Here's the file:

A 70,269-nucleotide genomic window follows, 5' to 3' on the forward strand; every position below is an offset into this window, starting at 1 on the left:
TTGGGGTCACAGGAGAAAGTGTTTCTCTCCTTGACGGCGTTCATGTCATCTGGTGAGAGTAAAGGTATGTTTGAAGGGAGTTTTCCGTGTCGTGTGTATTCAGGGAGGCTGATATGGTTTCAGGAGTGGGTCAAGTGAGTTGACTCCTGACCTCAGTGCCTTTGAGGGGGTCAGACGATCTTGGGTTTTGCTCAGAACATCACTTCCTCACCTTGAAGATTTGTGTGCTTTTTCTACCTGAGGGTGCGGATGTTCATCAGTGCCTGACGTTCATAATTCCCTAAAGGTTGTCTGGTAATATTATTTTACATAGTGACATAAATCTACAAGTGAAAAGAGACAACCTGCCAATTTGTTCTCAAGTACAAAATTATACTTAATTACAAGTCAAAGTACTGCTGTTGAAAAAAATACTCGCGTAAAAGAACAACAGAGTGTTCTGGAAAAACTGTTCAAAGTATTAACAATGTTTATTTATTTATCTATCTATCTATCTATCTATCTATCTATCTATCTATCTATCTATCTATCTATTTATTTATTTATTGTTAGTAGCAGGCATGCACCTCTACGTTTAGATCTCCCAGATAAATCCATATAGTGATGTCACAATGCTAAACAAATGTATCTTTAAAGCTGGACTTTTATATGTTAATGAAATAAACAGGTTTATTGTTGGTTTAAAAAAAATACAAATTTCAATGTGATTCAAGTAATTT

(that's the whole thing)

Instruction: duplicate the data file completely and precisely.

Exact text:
A 70,269-nucleotide genomic window follows, 5' to 3' on the forward strand; every position below is an offset into this window, starting at 1 on the left:
TTGGGGTCACAGGAGAAAGTGTTTCTCTCCTTGACGGCGTTCATGTCATCTGGTGAGAGTAAAGGTATGTTTGAAGGGAGTTTTCCGTGTCGTGTGTATTCAGGGAGGCTGATATGGTTTCAGGAGTGGGTCAAGTGAGTTGACTCCTGACCTCAGTGCCTTTGAGGGGGTCAGACGATCTTGGGTTTTGCTCAGAACATCACTTCCTCACCTTGAAGATTTGTGTGCTTTTTCTACCTGAGGGTGCGGATGTTCATCAGTGCCTGACGTTCATAATTCCCTAAAGGTTGTCTGGTAATATTATTTTACATAGTGACATAAATCTACAAGTGAAAAGAGACAACCTGCCAATTTGTTCTCAAGTACAAAATTATACTTAATTACAAGTCAAAGTACTGCTGTTGAAAAAAATACTCGCGTAAAAGAACAACAGAGTGTTCTGGAAAAACTGTTCAAAGTATTAACAATGTTTATTTATTTATCTATCTATCTATCTATCTATCTATCTATCTATCTATCTATCTATCTATCTATTTATTTATTTATTGTTAGTAGCAGGCATGCACCTCTACGTTTAGATCTCCCAGATAAATCCATATAGTGATGTCACAATGCTAAACAAATGTATCTTTAAAGCTGGACTTTTATATGTTAATGAAATAAACAGGTTTATTGTTGGTTTAAAAAAAATACAAATTTCAATGTGATTCAAGTAATTT